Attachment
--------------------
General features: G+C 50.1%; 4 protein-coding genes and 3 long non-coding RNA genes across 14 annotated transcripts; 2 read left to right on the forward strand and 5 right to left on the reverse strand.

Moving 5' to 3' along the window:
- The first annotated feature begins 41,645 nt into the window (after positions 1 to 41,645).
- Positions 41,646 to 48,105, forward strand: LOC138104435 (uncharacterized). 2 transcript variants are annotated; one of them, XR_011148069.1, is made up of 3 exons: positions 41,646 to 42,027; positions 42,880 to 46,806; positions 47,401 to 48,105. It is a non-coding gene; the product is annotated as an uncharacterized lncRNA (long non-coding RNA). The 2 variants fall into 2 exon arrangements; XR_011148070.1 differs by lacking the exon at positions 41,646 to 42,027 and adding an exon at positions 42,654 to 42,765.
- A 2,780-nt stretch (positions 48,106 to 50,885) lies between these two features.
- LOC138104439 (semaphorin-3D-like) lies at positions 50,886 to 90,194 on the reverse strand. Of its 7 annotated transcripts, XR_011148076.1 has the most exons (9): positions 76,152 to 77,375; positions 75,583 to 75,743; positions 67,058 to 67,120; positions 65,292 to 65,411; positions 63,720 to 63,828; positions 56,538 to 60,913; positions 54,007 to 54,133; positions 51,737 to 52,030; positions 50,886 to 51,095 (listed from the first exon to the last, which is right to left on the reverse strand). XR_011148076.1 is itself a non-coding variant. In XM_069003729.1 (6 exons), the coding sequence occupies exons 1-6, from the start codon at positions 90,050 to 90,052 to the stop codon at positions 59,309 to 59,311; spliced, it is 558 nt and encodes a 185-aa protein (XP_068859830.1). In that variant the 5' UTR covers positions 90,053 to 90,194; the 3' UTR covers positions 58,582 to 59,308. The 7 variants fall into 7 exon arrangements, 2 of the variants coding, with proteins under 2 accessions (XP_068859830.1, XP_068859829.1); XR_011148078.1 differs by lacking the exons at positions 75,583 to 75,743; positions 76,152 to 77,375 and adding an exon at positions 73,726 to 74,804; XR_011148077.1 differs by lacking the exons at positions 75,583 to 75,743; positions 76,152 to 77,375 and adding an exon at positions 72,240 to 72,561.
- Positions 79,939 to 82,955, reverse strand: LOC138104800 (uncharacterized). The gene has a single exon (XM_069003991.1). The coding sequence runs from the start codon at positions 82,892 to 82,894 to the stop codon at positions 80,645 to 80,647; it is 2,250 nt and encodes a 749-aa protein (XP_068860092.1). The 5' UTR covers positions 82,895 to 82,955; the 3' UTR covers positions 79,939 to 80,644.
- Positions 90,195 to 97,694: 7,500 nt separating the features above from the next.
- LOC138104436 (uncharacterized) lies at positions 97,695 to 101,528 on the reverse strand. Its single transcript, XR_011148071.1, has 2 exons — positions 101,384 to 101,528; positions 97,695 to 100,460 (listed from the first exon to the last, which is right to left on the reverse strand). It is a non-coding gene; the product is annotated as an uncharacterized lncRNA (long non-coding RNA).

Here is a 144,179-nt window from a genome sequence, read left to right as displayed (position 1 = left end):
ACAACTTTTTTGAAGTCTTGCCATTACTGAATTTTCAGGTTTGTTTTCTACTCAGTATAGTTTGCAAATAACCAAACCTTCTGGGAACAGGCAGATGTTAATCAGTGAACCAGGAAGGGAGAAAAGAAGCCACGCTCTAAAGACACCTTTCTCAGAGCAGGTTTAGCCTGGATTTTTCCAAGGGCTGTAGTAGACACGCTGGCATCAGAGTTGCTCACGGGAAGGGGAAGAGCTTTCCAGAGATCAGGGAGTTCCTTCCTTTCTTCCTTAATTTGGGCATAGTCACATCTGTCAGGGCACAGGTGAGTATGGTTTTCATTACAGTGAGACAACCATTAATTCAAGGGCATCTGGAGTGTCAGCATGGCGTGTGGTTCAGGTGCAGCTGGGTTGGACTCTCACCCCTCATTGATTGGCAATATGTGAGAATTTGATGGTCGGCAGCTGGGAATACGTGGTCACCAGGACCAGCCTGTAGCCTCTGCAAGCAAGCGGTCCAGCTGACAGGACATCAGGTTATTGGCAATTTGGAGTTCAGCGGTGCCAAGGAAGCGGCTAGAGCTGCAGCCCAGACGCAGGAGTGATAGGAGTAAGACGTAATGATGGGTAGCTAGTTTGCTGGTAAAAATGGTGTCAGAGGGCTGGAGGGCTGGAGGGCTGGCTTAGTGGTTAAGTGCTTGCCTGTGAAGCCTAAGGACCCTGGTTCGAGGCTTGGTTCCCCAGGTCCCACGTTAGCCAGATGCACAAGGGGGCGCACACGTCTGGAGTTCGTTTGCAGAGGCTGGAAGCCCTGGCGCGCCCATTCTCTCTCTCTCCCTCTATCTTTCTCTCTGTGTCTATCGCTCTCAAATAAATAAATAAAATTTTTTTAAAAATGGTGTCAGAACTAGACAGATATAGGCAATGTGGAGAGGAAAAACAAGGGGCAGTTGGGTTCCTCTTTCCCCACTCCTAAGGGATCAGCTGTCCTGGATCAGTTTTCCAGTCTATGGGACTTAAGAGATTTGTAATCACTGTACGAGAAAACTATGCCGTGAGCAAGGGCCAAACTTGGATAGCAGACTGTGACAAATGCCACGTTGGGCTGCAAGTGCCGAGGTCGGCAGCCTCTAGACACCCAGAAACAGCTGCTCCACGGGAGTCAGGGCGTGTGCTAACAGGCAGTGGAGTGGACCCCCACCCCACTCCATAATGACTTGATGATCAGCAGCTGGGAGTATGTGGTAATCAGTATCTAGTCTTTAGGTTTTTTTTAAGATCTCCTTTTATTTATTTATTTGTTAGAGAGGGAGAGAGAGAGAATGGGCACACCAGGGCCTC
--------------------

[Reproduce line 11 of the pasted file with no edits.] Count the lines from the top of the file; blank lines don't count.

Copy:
ACAACTTTTTTGAAGTCTTGCCATTACTGAATTTTCAGGTTTGTTTTCTACTCAGTATAGTTTGCAAATAACCAAACCTTCTGGGAACAGGCAGATGTTAATCAGTGAACCAGGAAGGGAGAAAAGAAGCCACGCTCTAAAGACACCTTTCTCAGAGCAGGTTTAGCCTGGATTTTTCCAAGGGCTGTAGTAGACACGCTGGCATCAGAGTTGCTCACGGGAAGGGGAAGAGCTTTCCAGAGATCAGGGAGTTCCTTCCTTTCTTCCTTAATTTGGGCATAGTCACATCTGTCAGGGCACAGGTGAGTATGGTTTTCATTACAGTGAGACAACCATTAATTCAAGGGCATCTGGAGTGTCAGCATGGCGTGTGGTTCAGGTGCAGCTGGGTTGGACTCTCACCCCTCATTGATTGGCAATATGTGAGAATTTGATGGTCGGCAGCTGGGAATACGTGGTCACCAGGACCAGCCTGTAGCCTCTGCAAGCAAGCGGTCCAGCTGACAGGACATCAGGTTATTGGCAATTTGGAGTTCAGCGGTGCCAAGGAAGCGGCTAGAGCTGCAGCCCAGACGCAGGAGTGATAGGAGTAAGACGTAATGATGGGTAGCTAGTTTGCTGGTAAAAATGGTGTCAGAGGGCTGGAGGGCTGGAGGGCTGGCTTAGTGGTTAAGTGCTTGCCTGTGAAGCCTAAGGACCCTGGTTCGAGGCTTGGTTCCCCAGGTCCCACGTTAGCCAGATGCACAAGGGGGCGCACACGTCTGGAGTTCGTTTGCAGAGGCTGGAAGCCCTGGCGCGCCCATTCTCTCTCTCTCCCTCTATCTTTCTCTCTGTGTCTATCGCTCTCAAATAAATAAATAAAATTTTTTTAAAAATGGTGTCAGAACTAGACAGATATAGGCAATGTGGAGAGGAAAAACAAGGGGCAGTTGGGTTCCTCTTTCCCCACTCCTAAGGGATCAGCTGTCCTGGATCAGTTTTCCAGTCTATGGGACTTAAGAGATTTGTAATCACTGTACGAGAAAACTATGCCGTGAGCAAGGGCCAAACTTGGATAGCAGACTGTGACAAATGCCACGTTGGGCTGCAAGTGCCGAGGTCGGCAGCCTCTAGACACCCAGAAACAGCTGCTCCACGGGAGTCAGGGCGTGTGCTAACAGGCAGTGGAGTGGACCCCCACCCCACTCCATAATGACTTGATGATCAGCAGCTGGGAGTATGTGGTAATCAGTATCTAGTCTTTAGGTTTTTTTTAAGATCTCCTTTTATTTATTTATTTGTTAGAGAGGGAGAGAGAGAGAATGGGCACACCAGGGCCTC